Prediction of Early Death in Patients With Sepsis-Associated Coagulation Disorder Treated With Antithrombin Supplementation.
For success in clinical trials, eliminating inclusion of patients with irreversible recovery is important. The purpose of this study was to identify the patient population who do not survive for more than 3 days. A total of 449 patients with sepsis suspected of having disseminated intravascular coagulation (DIC) and treated with antithrombin were examined. The patient characteristics, baseline sequential organ failure assessment (SOFA) score, DIC score, and hemostatic markers were retrospectively analyzed in relation to early death (died within 3 days). At the end of day 3, a total of 419 patients had survived and 30 patients had died. A logistic regression analysis revealed a significant association between early death and the baseline prothrombin time-international normalized ratio PT-INR ( P <.05) and the total SOFA score ( P <.01). In contrast, neither the platelet count, fibrinogen/fibrin degradation products, and antithrombin activity nor the DIC score was associated with early death. Although the accuracy for predicting early death defined by either baseline PT-INR of ≥1.57 or total SOFA score of more than 13 was not high enough, that of "high-risk of early death (PT-INR ≥ 1.57 and SOFA score ≥ 13)" was 83.5%. Furthermore, the negative predictive of this category was 96.0%. The baseline SOFA score and PT-INR were associated with early death among patients with sepsis-associated coagulation disorders. Patients who do not meet the "high-risk of early death" criteria were likely to survive for more than 3 days and therefore should be considered for future therapeutic clinical trials.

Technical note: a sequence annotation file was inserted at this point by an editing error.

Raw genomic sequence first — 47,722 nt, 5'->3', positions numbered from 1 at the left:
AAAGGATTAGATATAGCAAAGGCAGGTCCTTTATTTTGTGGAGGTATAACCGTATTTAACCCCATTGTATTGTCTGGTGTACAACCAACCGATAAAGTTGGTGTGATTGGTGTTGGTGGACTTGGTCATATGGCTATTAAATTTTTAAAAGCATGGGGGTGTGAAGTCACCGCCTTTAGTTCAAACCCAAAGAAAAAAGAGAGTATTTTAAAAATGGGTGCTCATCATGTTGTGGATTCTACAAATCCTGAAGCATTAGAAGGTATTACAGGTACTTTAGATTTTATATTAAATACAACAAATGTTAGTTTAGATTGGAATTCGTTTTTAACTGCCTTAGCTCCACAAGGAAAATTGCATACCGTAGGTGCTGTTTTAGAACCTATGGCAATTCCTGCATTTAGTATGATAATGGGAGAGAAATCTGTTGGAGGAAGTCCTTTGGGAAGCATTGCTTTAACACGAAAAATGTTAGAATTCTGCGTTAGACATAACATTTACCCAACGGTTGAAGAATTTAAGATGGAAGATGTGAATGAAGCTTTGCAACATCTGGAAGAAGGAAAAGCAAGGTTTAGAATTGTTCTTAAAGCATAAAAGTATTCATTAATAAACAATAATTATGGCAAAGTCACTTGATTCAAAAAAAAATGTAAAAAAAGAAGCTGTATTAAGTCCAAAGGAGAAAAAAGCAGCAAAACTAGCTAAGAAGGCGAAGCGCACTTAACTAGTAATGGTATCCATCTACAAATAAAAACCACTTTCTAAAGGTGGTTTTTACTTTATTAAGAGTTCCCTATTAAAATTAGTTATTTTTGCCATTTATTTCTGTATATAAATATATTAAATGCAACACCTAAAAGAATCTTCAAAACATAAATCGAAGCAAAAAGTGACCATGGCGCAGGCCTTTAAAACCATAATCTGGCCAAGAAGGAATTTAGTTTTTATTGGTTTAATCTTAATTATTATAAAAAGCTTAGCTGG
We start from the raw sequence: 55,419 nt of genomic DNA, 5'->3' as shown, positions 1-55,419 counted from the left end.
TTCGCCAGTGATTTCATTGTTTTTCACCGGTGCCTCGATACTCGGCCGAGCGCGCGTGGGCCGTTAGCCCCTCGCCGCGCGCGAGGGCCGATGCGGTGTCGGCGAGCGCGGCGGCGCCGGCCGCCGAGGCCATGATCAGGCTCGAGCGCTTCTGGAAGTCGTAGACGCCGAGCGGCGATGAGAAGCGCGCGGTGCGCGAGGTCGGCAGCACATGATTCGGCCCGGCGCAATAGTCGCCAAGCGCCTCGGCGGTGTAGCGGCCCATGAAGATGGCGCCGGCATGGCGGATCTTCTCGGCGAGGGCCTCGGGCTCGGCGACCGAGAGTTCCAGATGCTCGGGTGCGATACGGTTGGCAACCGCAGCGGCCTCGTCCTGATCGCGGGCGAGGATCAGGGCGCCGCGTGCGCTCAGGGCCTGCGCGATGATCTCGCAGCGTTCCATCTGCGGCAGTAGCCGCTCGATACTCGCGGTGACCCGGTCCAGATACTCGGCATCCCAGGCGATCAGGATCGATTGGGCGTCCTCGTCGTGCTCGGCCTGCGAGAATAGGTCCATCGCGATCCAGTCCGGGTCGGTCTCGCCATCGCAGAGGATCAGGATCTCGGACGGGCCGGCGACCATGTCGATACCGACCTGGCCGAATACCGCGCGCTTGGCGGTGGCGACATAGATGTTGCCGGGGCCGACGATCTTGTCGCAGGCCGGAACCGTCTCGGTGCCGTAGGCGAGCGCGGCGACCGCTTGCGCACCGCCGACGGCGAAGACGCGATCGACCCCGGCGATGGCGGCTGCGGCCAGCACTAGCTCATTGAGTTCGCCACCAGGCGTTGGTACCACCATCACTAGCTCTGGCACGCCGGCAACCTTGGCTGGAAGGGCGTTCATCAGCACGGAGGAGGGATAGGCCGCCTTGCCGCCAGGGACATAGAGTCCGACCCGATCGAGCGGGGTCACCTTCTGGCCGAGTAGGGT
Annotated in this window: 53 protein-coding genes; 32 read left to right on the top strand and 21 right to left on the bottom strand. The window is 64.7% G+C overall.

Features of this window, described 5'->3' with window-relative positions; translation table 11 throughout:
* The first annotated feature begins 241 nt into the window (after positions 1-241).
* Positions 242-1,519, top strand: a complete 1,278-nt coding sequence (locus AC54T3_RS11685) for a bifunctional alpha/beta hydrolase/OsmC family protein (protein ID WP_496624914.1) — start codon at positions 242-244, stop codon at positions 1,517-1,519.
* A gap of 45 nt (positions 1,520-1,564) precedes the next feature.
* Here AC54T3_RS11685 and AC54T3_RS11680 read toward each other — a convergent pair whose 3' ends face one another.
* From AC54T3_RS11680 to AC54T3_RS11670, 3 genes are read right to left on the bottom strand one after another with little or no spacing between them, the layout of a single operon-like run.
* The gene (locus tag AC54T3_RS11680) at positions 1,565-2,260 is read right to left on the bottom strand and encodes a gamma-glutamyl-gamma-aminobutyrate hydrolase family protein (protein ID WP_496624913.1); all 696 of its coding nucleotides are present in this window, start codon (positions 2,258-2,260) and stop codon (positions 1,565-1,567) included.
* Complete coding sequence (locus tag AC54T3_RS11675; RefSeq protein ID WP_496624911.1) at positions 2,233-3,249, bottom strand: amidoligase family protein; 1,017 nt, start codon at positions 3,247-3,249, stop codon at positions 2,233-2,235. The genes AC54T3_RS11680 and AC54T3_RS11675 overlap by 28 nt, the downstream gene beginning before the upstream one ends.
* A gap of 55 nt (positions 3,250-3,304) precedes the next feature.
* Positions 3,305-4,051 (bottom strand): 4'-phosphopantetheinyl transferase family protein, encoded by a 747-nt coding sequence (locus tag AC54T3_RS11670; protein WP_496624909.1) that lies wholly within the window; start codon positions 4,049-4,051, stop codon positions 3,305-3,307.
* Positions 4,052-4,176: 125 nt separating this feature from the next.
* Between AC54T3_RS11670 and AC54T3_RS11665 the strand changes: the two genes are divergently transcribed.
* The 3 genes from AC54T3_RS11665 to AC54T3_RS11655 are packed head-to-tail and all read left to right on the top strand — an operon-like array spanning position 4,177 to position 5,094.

Iba, T; Arakawa, M; Ohchi, Y; Arai, T; Sato, K; Wada, H; Levy, JH
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